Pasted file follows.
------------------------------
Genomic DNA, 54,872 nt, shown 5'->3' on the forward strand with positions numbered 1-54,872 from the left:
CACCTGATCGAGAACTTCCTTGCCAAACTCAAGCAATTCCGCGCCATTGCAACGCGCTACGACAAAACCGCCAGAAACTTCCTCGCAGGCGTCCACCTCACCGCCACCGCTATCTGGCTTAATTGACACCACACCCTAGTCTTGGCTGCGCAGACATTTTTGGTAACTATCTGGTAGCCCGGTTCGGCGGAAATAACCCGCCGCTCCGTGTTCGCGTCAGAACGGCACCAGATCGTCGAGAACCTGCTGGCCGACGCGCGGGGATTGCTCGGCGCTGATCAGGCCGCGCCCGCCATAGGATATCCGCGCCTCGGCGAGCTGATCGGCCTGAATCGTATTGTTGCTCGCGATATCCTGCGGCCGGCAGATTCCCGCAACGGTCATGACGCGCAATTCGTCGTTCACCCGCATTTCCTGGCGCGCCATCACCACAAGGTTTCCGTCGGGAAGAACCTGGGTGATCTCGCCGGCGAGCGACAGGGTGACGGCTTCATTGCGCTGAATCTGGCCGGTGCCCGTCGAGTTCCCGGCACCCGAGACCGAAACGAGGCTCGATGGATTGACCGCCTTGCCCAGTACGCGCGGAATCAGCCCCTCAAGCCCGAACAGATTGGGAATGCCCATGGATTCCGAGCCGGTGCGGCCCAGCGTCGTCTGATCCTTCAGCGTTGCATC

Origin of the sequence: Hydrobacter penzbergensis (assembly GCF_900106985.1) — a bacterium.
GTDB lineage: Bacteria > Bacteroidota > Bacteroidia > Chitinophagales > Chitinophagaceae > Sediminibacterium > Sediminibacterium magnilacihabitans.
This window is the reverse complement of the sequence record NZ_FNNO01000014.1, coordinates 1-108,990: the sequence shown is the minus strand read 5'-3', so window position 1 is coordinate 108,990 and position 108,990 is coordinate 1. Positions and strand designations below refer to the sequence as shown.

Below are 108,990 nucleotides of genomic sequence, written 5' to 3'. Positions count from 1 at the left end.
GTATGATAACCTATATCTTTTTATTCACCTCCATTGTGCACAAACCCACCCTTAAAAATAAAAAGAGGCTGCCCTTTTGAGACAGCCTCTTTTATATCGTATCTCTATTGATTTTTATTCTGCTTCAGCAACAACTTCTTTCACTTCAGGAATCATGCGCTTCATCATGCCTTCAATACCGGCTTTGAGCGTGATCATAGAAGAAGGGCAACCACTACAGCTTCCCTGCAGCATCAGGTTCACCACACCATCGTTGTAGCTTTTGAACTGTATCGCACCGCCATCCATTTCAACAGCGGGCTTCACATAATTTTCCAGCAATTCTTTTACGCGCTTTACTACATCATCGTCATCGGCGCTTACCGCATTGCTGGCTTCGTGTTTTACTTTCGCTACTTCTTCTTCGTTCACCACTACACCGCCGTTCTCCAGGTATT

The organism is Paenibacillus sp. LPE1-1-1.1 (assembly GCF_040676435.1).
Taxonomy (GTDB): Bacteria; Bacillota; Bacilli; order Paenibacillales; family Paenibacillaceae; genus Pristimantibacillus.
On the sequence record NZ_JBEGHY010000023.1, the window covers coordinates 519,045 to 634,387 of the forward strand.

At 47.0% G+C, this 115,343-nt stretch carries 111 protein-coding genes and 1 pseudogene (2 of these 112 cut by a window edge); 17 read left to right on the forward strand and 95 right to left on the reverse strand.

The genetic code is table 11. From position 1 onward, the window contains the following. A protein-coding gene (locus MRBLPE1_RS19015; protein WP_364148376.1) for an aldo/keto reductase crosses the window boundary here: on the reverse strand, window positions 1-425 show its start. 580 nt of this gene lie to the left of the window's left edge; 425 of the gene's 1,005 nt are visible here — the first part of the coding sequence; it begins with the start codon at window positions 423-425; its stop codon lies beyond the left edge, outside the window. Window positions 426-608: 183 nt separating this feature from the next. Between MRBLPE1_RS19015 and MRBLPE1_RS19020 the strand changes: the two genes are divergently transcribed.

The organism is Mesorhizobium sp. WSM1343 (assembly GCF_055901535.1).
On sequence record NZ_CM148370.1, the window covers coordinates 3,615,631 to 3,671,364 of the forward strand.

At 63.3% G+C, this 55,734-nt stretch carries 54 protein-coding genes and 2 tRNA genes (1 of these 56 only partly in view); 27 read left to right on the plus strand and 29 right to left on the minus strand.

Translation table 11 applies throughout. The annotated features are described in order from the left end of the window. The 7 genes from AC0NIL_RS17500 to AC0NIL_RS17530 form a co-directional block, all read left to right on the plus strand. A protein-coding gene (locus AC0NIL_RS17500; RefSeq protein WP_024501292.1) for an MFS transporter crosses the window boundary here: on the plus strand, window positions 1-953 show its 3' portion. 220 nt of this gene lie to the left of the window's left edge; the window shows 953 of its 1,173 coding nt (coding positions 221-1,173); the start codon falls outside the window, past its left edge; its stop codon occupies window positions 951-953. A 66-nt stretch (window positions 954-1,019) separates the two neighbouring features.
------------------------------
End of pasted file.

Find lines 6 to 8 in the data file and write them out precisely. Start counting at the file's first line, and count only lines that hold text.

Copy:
Below are 108,990 nucleotides of genomic sequence, written 5' to 3'. Positions count from 1 at the left end.
GTATGATAACCTATATCTTTTTATTCACCTCCATTGTGCACAAACCCACCCTTAAAAATAAAAAGAGGCTGCCCTTTTGAGACAGCCTCTTTTATATCGTATCTCTATTGATTTTTATTCTGCTTCAGCAACAACTTCTTTCACTTCAGGAATCATGCGCTTCATCATGCCTTCAATACCGGCTTTGAGCGTGATCATAGAAGAAGGGCAACCACTACAGCTTCCCTGCAGCATCAGGTTCACCACACCATCGTTGTAGCTTTTGAACTGTATCGCACCGCCATCCATTTCAACAGCGGGCTTCACATAATTTTCCAGCAATTCTTTTACGCGCTTTACTACATCATCGTCATCGGCGCTTACCGCATTGCTGGCTTCGTGTTTTACTTTCGCTACTTCTTCTTCGTTCACCACTACACCGCCGTTCTCCAGGTATT

The organism is Paenibacillus sp. LPE1-1-1.1 (assembly GCF_040676435.1).